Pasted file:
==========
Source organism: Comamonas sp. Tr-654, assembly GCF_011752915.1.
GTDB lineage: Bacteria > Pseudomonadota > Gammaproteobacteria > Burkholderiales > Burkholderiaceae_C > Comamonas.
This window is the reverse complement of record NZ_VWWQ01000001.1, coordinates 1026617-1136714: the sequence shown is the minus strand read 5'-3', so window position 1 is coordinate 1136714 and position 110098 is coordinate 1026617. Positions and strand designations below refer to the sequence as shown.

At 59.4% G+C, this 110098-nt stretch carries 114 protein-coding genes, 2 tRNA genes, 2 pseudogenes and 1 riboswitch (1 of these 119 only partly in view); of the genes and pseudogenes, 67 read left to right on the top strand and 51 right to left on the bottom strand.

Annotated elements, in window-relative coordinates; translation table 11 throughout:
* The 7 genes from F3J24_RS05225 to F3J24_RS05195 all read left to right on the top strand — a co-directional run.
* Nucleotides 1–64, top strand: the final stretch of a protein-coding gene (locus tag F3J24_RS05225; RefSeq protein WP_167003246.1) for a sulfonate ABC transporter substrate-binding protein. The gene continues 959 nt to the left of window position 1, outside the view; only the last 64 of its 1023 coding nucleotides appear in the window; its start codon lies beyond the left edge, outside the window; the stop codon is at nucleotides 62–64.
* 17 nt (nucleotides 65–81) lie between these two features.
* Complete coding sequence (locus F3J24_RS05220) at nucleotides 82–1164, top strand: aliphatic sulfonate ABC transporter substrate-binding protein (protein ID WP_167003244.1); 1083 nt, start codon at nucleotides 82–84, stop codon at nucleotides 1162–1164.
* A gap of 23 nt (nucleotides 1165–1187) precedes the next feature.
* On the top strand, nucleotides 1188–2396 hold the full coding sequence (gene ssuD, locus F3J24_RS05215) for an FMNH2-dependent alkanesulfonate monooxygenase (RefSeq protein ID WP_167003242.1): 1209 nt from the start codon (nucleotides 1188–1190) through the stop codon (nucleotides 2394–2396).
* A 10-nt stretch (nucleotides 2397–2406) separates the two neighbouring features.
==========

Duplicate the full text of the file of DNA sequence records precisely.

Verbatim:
Source organism: Comamonas sp. Tr-654, assembly GCF_011752915.1.
GTDB lineage: Bacteria > Pseudomonadota > Gammaproteobacteria > Burkholderiales > Burkholderiaceae_C > Comamonas.
This window is the reverse complement of record NZ_VWWQ01000001.1, coordinates 1026617-1136714: the sequence shown is the minus strand read 5'-3', so window position 1 is coordinate 1136714 and position 110098 is coordinate 1026617. Positions and strand designations below refer to the sequence as shown.

At 59.4% G+C, this 110098-nt stretch carries 114 protein-coding genes, 2 tRNA genes, 2 pseudogenes and 1 riboswitch (1 of these 119 only partly in view); of the genes and pseudogenes, 67 read left to right on the top strand and 51 right to left on the bottom strand.

Annotated elements, in window-relative coordinates; translation table 11 throughout:
* The 7 genes from F3J24_RS05225 to F3J24_RS05195 all read left to right on the top strand — a co-directional run.
* Nucleotides 1–64, top strand: the final stretch of a protein-coding gene (locus tag F3J24_RS05225; RefSeq protein WP_167003246.1) for a sulfonate ABC transporter substrate-binding protein. The gene continues 959 nt to the left of window position 1, outside the view; only the last 64 of its 1023 coding nucleotides appear in the window; its start codon lies beyond the left edge, outside the window; the stop codon is at nucleotides 62–64.
* 17 nt (nucleotides 65–81) lie between these two features.
* Complete coding sequence (locus F3J24_RS05220) at nucleotides 82–1164, top strand: aliphatic sulfonate ABC transporter substrate-binding protein (protein ID WP_167003244.1); 1083 nt, start codon at nucleotides 82–84, stop codon at nucleotides 1162–1164.
* A gap of 23 nt (nucleotides 1165–1187) precedes the next feature.
* On the top strand, nucleotides 1188–2396 hold the full coding sequence (gene ssuD, locus F3J24_RS05215) for an FMNH2-dependent alkanesulfonate monooxygenase (RefSeq protein ID WP_167003242.1): 1209 nt from the start codon (nucleotides 1188–1190) through the stop codon (nucleotides 2394–2396).
* A 10-nt stretch (nucleotides 2397–2406) separates the two neighbouring features.